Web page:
• In terms of ‘inquiry’ with the girls, I’m not entirely sure the current work we’re doing is ‘inquiry’ per se, but it is highly engaging for them. We are currently creating a class website using Weebly on our novel study King of Shadows by Susan Cooper.  I’m amazed really at how much ‘front-loading’ needs to go into this kind of task. We explored websites such as Wikipedia and Sparknotes to see how they were written and constructed. We co-constructed success criteria. We made a list of tasks and assigned these…and then we got started! However, it is heartening to see how focused and enthusiastic the class is. I feel as though they are improving their self-critiquing as when they ask me for feedback, I simply ask them if it’s the kind of information they themselves would want on a informative website, such as the one we’re aiming to create.
  • I’m keen to develop a more ‘open’ inquiry next time – what do they want to explore, how do they want to show their understanding.

Whew – no wonder it feels like the end of the term! There’s a lot going on, but I’m really enjoying working in this way, having a specific focus for each class, under the umbrella of the Marsden vision for future-focused pedagogy. As always, there’s a lot more to do, and that could be done, but I’m pretty proud of my baby steps so far. Thanks to my senior manager who met with me to discuss this reflection last Wednesday, and for the encouragement I have received.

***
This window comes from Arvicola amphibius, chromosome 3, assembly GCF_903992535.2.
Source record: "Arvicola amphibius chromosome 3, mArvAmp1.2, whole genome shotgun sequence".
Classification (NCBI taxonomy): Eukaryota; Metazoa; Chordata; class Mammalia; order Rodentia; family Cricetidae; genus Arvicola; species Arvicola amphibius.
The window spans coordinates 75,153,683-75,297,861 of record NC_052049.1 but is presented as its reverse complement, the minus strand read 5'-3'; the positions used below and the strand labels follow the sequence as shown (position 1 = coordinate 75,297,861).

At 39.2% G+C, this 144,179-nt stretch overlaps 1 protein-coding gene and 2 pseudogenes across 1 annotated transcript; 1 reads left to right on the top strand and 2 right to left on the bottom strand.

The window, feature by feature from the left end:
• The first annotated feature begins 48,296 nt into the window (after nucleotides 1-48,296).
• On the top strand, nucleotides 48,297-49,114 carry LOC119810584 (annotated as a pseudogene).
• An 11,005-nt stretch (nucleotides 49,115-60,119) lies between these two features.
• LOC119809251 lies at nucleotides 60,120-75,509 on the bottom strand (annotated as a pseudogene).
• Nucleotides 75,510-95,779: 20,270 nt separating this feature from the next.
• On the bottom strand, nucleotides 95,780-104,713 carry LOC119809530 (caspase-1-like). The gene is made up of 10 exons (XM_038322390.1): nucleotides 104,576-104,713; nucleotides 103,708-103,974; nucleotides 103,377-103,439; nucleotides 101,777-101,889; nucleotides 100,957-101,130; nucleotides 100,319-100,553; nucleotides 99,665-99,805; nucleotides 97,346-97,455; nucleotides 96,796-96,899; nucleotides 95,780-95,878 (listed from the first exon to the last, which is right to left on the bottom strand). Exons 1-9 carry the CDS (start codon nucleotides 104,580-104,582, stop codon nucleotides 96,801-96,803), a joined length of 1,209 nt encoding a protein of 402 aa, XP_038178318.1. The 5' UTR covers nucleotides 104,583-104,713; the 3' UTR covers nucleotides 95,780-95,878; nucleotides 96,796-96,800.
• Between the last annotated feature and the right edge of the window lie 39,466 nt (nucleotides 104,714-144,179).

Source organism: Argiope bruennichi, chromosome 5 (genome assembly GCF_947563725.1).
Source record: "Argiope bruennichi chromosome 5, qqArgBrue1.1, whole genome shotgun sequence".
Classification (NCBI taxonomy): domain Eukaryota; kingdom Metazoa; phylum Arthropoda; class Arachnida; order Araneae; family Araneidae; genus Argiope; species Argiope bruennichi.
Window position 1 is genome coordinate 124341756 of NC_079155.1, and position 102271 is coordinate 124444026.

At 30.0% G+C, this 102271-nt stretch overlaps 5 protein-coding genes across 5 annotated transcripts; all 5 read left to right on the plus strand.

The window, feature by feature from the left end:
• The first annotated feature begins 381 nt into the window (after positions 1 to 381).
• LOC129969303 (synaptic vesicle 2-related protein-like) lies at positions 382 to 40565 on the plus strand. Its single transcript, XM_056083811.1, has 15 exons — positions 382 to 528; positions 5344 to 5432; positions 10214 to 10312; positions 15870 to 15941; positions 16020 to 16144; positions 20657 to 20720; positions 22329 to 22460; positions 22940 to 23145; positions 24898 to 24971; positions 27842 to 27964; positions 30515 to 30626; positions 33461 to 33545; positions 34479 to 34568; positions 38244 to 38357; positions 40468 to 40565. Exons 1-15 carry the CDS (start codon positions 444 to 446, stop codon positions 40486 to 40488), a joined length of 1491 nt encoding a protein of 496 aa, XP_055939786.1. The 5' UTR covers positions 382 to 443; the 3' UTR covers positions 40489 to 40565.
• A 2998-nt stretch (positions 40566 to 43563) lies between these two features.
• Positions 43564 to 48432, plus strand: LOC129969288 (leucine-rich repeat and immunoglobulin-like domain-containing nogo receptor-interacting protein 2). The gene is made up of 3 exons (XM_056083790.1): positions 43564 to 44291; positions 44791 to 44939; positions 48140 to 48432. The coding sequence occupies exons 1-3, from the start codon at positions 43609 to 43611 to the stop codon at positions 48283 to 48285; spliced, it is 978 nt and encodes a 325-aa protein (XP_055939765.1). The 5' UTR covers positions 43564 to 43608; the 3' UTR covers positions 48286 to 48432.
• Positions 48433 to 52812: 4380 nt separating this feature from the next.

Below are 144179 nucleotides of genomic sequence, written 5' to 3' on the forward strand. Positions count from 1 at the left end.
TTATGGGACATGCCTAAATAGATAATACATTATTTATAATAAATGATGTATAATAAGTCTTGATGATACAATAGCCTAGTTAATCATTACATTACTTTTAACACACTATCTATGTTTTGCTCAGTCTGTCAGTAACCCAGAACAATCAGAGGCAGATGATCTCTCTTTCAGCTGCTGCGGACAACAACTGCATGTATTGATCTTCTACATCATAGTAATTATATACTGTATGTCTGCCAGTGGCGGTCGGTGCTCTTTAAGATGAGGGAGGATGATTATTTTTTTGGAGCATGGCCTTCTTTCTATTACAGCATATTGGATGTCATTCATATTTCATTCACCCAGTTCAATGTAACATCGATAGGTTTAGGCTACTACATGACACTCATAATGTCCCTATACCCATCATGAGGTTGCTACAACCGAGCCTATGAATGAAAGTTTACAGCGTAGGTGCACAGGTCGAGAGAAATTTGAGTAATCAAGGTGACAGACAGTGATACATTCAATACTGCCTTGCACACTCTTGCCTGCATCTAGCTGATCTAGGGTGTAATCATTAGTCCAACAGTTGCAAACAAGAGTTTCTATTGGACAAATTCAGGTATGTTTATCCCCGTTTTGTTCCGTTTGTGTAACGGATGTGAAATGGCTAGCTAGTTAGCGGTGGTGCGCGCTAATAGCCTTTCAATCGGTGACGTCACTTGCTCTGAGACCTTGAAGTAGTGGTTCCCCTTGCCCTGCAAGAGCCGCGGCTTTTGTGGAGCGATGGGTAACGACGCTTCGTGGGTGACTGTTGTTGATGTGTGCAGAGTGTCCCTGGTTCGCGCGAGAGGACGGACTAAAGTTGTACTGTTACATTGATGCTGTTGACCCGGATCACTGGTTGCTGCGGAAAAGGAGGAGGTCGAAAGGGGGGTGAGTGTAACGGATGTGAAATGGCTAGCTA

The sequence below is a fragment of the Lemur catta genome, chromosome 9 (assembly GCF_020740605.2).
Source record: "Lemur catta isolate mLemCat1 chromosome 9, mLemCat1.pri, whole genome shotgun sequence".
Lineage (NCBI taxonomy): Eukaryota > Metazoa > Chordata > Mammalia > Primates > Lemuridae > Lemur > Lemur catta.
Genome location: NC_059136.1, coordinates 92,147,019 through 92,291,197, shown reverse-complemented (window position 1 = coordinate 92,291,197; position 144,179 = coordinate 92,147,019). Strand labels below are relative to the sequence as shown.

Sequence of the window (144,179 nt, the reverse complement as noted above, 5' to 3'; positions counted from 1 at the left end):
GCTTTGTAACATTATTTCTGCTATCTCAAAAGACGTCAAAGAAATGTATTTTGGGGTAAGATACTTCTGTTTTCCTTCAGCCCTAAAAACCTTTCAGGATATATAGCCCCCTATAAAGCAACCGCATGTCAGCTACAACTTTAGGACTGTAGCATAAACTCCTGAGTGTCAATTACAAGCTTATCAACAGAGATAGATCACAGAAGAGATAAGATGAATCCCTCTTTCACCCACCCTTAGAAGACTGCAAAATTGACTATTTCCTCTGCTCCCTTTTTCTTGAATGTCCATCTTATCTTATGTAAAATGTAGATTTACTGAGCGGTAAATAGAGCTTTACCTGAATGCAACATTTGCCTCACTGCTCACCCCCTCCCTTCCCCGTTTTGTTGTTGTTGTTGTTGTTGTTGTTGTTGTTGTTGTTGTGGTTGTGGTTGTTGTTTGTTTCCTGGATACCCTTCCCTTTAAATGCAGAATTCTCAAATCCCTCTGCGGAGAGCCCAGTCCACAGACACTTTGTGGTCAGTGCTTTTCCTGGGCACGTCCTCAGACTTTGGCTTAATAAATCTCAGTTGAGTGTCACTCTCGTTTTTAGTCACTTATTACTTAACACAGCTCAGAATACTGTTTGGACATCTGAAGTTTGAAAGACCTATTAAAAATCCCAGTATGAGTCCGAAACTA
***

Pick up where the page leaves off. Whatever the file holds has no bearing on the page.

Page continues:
Image credits:

Social Media:


Eye: Microsoft Clip Art

Marsden Professional Learning Session 3

Today’s theme: Technology allows for personalised learning

I’m definitely becoming more comfortable with presenting to the whole staff. What I particularly liked about this presentation was that I considered modelling the less ‘teacher-directed’ or ‘direct-instruction’ and more ‘personalised’ approach. This meant outlining the concept of what personalised learning could incorporate; acknowledging that there is still a place and a need for some proportion of direct instruction; and showing how technology can allow learning to be personalised more readily. As always, the presentation includes numerous hyperlinks so that staff can go off and explore their own learning and interests themselves, but this time I specifically included a slide which catered for audio, visual and text-based preferred learning styles. In this way I was attempting to model one aspect of personalised learning.